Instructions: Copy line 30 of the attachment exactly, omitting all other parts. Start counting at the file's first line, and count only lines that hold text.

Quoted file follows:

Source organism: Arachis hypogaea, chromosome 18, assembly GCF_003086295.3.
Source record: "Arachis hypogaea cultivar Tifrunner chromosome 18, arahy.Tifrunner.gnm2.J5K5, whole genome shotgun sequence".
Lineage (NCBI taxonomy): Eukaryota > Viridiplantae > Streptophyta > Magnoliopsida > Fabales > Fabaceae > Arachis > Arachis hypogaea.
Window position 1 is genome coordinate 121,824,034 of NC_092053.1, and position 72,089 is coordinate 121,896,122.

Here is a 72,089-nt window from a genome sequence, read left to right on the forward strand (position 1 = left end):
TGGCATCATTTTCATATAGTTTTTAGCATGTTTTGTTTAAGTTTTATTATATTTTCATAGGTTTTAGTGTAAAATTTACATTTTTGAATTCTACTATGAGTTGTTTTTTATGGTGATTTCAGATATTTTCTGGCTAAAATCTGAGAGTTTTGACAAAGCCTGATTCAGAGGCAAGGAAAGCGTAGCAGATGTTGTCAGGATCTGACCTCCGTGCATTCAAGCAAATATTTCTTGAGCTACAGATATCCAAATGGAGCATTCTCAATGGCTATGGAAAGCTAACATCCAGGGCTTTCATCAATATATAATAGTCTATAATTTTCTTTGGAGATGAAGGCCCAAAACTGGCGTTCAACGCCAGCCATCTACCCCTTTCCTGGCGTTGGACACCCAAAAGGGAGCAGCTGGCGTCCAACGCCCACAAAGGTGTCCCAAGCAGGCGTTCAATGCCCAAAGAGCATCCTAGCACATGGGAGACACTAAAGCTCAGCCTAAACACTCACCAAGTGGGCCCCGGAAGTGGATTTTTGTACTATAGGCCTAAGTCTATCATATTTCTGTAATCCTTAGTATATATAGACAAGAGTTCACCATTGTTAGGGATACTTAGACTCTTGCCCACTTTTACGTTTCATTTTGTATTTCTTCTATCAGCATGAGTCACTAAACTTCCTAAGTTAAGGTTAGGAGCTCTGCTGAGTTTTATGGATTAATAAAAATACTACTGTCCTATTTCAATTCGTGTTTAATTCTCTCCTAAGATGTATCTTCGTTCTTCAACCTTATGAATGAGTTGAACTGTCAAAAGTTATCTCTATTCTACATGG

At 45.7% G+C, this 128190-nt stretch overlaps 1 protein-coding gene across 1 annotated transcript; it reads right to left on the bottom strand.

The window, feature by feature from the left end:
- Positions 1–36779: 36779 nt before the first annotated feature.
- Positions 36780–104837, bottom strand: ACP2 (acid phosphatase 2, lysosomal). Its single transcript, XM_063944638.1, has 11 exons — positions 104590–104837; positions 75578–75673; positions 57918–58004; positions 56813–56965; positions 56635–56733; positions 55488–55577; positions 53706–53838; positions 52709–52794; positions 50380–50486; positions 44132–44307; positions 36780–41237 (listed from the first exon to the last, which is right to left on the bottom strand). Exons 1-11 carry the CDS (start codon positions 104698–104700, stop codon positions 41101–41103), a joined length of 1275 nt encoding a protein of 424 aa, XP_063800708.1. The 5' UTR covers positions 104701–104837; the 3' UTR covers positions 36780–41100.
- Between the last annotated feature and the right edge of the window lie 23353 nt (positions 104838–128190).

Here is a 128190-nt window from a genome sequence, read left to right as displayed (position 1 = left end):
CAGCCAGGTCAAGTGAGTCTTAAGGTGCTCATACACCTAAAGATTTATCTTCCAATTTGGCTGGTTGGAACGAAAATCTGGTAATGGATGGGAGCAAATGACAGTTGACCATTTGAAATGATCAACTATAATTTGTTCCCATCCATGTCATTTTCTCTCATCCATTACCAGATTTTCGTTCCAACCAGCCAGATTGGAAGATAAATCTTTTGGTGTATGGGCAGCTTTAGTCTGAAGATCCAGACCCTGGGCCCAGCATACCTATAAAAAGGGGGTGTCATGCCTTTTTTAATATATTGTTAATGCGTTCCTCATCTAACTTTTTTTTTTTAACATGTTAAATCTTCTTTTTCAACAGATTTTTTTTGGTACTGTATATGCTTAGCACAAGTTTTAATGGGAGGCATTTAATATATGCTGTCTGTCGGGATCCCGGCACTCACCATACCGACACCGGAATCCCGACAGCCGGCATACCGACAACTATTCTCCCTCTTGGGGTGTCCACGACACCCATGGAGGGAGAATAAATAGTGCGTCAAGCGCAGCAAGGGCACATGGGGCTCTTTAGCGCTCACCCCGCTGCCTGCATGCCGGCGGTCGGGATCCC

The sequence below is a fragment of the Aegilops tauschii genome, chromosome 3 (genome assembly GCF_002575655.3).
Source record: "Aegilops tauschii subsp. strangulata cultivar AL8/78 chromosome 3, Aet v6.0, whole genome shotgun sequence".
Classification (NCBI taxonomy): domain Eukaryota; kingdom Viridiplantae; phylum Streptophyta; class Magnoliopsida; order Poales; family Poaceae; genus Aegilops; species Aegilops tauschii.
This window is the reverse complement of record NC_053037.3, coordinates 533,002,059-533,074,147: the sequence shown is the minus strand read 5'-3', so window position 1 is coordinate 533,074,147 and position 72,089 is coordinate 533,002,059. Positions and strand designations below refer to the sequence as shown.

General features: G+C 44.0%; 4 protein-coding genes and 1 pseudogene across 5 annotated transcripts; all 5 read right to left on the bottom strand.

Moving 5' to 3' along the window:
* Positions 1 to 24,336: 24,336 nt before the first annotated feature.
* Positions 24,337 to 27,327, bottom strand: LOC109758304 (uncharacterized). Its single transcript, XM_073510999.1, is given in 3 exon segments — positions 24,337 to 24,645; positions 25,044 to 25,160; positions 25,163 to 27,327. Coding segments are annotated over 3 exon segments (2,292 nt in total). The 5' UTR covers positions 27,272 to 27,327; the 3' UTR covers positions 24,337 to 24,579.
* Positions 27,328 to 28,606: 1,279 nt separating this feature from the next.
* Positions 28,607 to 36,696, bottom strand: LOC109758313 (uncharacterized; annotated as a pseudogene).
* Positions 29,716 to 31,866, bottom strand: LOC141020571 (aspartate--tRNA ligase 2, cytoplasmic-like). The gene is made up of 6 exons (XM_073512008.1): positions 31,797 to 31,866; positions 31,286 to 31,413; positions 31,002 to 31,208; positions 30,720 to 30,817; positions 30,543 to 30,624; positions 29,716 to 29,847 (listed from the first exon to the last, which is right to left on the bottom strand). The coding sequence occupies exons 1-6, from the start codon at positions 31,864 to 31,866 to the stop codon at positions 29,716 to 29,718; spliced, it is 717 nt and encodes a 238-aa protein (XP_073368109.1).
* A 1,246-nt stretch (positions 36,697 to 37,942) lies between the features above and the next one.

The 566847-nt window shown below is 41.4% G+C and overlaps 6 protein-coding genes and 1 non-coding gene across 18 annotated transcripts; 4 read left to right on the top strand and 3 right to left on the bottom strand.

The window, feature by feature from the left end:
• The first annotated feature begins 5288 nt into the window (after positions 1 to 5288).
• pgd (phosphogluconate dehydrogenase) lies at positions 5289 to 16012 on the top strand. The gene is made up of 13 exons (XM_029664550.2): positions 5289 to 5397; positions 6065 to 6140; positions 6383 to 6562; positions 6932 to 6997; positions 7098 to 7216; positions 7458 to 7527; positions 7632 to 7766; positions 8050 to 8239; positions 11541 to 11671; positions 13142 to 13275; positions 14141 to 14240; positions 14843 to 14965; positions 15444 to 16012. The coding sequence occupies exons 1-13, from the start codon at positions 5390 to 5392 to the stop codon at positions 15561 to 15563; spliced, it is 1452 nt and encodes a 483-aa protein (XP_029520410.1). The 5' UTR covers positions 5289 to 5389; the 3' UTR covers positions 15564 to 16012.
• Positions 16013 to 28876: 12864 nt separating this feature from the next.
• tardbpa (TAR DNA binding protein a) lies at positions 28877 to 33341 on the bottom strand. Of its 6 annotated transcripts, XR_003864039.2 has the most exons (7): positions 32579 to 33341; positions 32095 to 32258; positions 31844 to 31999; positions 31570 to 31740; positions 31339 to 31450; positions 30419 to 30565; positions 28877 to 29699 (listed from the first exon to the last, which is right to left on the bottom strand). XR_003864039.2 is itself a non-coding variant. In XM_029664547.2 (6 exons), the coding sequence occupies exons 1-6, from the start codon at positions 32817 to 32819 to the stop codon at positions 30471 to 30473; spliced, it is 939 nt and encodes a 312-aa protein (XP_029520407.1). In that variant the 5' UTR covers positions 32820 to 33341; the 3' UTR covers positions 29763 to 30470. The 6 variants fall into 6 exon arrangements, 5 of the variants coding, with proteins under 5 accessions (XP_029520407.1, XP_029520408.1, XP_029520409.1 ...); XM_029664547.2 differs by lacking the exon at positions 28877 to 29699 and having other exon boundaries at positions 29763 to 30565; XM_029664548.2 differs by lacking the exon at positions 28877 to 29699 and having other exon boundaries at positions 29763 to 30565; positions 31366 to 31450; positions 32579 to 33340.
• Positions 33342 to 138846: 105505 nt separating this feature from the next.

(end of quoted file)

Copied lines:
• Positions 16013 to 28876: 12864 nt separating this feature from the next.